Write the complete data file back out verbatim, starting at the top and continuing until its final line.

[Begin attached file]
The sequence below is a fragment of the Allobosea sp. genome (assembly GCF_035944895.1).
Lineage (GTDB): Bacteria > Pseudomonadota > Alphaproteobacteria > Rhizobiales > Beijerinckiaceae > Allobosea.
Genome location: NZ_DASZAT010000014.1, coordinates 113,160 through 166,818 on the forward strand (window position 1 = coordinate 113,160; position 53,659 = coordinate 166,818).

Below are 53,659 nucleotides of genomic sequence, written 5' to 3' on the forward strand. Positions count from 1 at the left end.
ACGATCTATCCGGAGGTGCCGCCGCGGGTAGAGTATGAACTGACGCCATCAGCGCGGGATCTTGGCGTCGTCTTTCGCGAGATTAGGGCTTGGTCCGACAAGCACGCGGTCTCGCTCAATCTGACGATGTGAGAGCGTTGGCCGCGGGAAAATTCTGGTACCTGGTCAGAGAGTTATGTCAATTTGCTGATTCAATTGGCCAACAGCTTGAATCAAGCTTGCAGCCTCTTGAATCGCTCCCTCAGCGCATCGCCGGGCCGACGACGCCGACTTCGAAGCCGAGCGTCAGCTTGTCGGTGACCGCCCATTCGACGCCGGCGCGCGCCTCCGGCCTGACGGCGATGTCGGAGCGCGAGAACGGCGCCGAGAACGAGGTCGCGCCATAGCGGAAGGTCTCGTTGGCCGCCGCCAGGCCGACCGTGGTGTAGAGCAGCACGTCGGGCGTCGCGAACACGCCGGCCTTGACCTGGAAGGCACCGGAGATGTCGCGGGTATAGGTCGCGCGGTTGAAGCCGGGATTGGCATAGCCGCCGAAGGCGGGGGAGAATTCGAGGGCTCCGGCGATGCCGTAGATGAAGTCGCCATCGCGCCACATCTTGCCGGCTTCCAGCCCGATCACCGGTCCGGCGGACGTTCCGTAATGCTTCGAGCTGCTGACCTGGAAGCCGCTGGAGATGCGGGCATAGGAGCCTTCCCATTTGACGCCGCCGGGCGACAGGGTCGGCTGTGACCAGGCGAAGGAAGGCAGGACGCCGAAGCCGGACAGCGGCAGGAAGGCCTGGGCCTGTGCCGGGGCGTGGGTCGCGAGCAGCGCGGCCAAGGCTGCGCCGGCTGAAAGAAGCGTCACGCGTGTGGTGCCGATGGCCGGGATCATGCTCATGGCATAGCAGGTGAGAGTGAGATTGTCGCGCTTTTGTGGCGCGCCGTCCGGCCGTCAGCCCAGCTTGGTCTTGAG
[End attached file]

The sequence below is a fragment of the Allobosea sp. genome (assembly GCF_035944895.1).
Lineage (GTDB): Bacteria > Pseudomonadota > Alphaproteobacteria > Rhizobiales > Beijerinckiaceae > Allobosea.
Genome location: NZ_DASZAT010000014.1, coordinates 113,160 through 166,818 on the forward strand (window position 1 = coordinate 113,160; position 53,659 = coordinate 166,818).

Below are 53,659 nucleotides of genomic sequence, written 5' to 3' on the forward strand. Positions count from 1 at the left end.
ACGATCTATCCGGAGGTGCCGCCGCGGGTAGAGTATGAACTGACGCCATCAGCGCGGGATCTTGGCGTCGTCTTTCGCGAGATTAGGGCTTGGTCCGACAAGCACGCGGTCTCGCTCAATCTGACGATGTGAGAGCGTTGGCCGCGGGAAAATTCTGGTACCTGGTCAGAGAGTTATGTCAATTTGCTGATTCAATTGGCCAACAGCTTGAATCAAGCTTGCAGCCTCTTGAATCGCTCCCTCAGCGCATCGCCGGGCCGACGACGCCGACTTCGAAGCCGAGCGTCAGCTTGTCGGTGACCGCCCATTCGACGCCGGCGCGCGCCTCCGGCCTGACGGCGATGTCGGAGCGCGAGAACGGCGCCGAGAACGAGGTCGCGCCATAGCGGAAGGTCTCGTTGGCCGCCGCCAGGCCGACCGTGGTGTAGAGCAGCACGTCGGGCGTCGCGAACACGCCGGCCTTGACCTGGAAGGCACCGGAGATGTCGCGGGTATAGGTCGCGCGGTTGAAGCCGGGATTGGCATAGCCGCCGAAGGCGGGGGAGAATTCGAGGGCTCCGGCGATGCCGTAGATGAAGTCGCCATCGCGCCACATCTTGCCGGCTTCCAGCCCGATCACCGGTCCGGCGGACGTTCCGTAATGCTTCGAGCTGCTGACCTGGAAGCCGCTGGAGATGCGGGCATAGGAGCCTTCCCATTTGACGCCGCCGGGCGACAGGGTCGGCTGTGACCAGGCGAAGGAAGGCAGGACGCCGAAGCCGGACAGCGGCAGGAAGGCCTGGGCCTGTGCCGGGGCGTGGGTCGCGAGCAGCGCGGCCAAGGCTGCGCCGGCTGAAAGAAGCGTCACGCGTGTGGTGCCGATGGCCGGGATCATGCTCATGGCATAGCAGGTGAGAGTGAGATTGTCGCGCTTTTGTGGCGCGCCGTCCGGCCGTCAGCCCAGCTTGGTCTTGAG